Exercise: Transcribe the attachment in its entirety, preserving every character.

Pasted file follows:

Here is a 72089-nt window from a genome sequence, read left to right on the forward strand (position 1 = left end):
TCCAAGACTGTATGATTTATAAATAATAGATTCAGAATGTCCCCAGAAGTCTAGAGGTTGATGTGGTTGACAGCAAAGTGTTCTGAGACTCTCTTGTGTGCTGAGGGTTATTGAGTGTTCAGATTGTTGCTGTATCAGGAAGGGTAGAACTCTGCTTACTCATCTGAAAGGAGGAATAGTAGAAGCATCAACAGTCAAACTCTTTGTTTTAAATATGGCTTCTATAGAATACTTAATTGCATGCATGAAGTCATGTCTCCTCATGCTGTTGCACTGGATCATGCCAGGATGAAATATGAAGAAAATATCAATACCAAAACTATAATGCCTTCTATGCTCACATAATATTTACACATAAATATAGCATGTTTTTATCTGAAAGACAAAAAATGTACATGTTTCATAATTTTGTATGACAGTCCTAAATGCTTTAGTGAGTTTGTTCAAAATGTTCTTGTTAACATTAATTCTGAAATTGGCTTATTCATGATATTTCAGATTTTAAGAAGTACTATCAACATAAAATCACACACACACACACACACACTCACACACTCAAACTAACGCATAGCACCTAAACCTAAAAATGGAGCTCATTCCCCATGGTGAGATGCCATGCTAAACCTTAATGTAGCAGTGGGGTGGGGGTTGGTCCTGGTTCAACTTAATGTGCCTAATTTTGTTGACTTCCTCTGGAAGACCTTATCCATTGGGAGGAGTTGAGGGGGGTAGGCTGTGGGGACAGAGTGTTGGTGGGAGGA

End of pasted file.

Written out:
Here is a 72089-nt window from a genome sequence, read left to right on the forward strand (position 1 = left end):
TCCAAGACTGTATGATTTATAAATAATAGATTCAGAATGTCCCCAGAAGTCTAGAGGTTGATGTGGTTGACAGCAAAGTGTTCTGAGACTCTCTTGTGTGCTGAGGGTTATTGAGTGTTCAGATTGTTGCTGTATCAGGAAGGGTAGAACTCTGCTTACTCATCTGAAAGGAGGAATAGTAGAAGCATCAACAGTCAAACTCTTTGTTTTAAATATGGCTTCTATAGAATACTTAATTGCATGCATGAAGTCATGTCTCCTCATGCTGTTGCACTGGATCATGCCAGGATGAAATATGAAGAAAATATCAATACCAAAACTATAATGCCTTCTATGCTCACATAATATTTACACATAAATATAGCATGTTTTTATCTGAAAGACAAAAAATGTACATGTTTCATAATTTTGTATGACAGTCCTAAATGCTTTAGTGAGTTTGTTCAAAATGTTCTTGTTAACATTAATTCTGAAATTGGCTTATTCATGATATTTCAGATTTTAAGAAGTACTATCAACATAAAATCACACACACACACACACACACTCACACACTCAAACTAACGCATAGCACCTAAACCTAAAAATGGAGCTCATTCCCCATGGTGAGATGCCATGCTAAACCTTAATGTAGCAGTGGGGTGGGGGTTGGTCCTGGTTCAACTTAATGTGCCTAATTTTGTTGACTTCCTCTGGAAGACCTTATCCATTGGGAGGAGTTGAGGGGGGTAGGCTGTGGGGACAGAGTGTTGGTGGGAGGA